I kept my friendship with Red Cloud as much a secret as possible. My mom knew all the teachers. If people know of my friendship with a village girl beyond the two hour each week “One Helps One” program, my mom would swoop from her narcissistic high branch she usually perched upon and break us apart.

Each day after school, I would secretly sneak out of the south gate and go to see Red Cloud. Or during the weekend, I would often sneak out.

And as I saw Red Cloud, I immediately cried and told her that my cousin was trying to kill me. Red Cloud and her father listened and thought it was a joke. Anyway, I soon calmed down. Red Cloud and her father were getting ready to go to her mother’s village to help with the harvest. Her mother had already went back two days prior, and now the father and daughter would join her. It was a village about 20 miles away. Since in the Steppe, there was almost no rain for autumn at all, people didn’t have to be wary of the weather. Villages would rent the harvest machinery in turn. This week, it happened that the village of Red Cloud’s mother got the machinery and everybody would go to help the harvesting.

Actually back then, many of the village kids would be absent from school during the harvest time since they had to help with the harvest. This was why my whereabout was not reported back by any of the village kids. Their minds were mostly on the harvest and the village party immediately after the harvest.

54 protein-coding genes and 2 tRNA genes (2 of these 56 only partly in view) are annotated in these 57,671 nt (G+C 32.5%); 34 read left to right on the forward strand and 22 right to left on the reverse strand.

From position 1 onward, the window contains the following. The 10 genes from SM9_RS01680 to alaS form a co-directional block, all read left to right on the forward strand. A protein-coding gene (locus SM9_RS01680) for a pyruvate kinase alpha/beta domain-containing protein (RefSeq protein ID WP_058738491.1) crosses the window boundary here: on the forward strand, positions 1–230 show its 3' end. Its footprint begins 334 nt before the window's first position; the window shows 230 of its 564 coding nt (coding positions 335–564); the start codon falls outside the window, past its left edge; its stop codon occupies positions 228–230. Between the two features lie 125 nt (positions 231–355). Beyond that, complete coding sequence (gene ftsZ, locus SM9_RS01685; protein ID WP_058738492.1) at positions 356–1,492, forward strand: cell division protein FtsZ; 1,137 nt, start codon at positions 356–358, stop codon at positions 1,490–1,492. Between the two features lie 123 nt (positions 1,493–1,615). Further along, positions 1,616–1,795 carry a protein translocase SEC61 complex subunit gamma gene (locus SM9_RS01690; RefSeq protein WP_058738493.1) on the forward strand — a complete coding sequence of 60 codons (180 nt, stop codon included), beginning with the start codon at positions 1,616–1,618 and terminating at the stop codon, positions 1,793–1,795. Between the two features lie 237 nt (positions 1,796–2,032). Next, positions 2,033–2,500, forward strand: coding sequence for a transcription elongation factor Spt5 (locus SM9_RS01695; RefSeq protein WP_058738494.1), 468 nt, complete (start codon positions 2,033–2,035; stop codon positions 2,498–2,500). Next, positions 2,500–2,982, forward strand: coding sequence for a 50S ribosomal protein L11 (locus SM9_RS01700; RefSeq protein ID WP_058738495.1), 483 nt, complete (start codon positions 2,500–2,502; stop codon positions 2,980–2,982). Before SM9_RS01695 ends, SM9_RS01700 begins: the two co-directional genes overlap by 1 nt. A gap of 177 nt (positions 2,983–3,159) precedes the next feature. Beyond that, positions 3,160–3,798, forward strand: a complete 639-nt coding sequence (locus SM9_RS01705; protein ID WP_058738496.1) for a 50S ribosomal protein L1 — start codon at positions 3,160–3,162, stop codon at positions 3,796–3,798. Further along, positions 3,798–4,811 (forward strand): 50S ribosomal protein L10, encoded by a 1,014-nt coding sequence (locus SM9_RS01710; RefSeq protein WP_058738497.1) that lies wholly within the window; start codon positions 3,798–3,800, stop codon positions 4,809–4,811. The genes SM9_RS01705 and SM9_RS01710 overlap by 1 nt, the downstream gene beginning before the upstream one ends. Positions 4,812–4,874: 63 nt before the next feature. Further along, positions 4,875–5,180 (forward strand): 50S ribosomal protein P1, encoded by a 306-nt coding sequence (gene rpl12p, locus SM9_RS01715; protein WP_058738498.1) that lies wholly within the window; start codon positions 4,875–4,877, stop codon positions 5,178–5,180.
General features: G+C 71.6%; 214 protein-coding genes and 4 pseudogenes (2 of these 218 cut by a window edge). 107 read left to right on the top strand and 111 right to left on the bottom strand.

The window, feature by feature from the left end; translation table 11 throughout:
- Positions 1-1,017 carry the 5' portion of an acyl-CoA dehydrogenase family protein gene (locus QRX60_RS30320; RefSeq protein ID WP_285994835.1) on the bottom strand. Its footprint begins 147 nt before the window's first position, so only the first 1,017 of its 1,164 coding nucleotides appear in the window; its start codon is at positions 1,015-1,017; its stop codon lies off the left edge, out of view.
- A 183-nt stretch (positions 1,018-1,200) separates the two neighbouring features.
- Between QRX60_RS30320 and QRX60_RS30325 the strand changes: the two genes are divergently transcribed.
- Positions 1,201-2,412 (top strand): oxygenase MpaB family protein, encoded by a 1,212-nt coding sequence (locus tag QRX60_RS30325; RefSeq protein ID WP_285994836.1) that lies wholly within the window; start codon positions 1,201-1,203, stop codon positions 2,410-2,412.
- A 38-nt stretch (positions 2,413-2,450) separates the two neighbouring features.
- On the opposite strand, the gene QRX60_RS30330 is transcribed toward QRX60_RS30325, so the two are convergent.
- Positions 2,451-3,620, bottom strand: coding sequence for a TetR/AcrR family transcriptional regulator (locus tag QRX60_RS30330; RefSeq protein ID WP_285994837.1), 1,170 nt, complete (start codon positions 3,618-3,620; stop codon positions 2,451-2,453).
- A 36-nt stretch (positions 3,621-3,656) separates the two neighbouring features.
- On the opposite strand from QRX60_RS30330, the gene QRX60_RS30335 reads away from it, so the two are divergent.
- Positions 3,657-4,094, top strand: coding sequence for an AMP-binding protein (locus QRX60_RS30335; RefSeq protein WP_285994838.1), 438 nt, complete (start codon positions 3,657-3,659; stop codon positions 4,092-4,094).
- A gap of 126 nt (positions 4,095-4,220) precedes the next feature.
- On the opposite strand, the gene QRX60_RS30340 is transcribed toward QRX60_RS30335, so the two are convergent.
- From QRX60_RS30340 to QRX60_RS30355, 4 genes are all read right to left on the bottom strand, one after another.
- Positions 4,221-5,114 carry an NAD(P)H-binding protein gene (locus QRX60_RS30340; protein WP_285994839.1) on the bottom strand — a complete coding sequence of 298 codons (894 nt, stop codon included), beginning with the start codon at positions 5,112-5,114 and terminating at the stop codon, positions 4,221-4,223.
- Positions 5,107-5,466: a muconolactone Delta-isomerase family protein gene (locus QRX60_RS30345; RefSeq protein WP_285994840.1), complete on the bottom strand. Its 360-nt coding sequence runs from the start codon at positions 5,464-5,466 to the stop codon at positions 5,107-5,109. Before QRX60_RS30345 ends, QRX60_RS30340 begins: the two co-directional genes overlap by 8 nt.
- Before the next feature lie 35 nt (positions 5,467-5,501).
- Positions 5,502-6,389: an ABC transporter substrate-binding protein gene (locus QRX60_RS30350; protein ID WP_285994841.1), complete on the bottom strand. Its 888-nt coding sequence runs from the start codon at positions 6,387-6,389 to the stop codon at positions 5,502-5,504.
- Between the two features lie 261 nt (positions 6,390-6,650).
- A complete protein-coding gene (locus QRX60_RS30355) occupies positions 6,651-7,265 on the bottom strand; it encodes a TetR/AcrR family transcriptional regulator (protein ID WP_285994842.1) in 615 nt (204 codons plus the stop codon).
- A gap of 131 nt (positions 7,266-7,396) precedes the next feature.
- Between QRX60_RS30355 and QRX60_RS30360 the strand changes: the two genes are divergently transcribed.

So I volunteered to go with Red Cloud and her father. “We need as many people as possible.” They replied. So off we went. I guess if it was the non-harvest time, Red Cloud’s father or mother would have asked me if I told my parents, but during the harvest time, things became very hectic and people’s mind were all occupied with crops.

So I stayed with Red Cloud, her parents, her grandparents for a week. During the harvest time, the whole village looked different. People didn’t even go home to sleep if their home was on the other side of the village. There was a make-shift village kitchen where food were available and several grandma were in charge of the cooking for the whole village. Everybody else was busy with the harvest. Even small children were assigned the task of picking up strayed crops left by the harvest machine.

And my mother was right that they did sing dirty songs and tell earthy jokes, even if when they were very tired. I often saw men sleeping in the field. They couldn’t sleep for long since they would get cold, which woke them up and they would get up to walk back to the village kitchen for food. I felt such warmth from the villagers. They were not related with me, but I just felt that they were the normal people that I could be friend with. While my parents were the people I should be closely associate with, but I just couldn’t since they were as cold as the Steppe wind at the end of the autumn.

And when I finally came back a week later, after attending the harvest party and eating the most delicious noodles I had ever had, I was shocked to find that everybody had been looking for me.

(To Be Continued Here)

8 thoughts on “A Tale Of Two Cousins (Flash Fiction Part 7)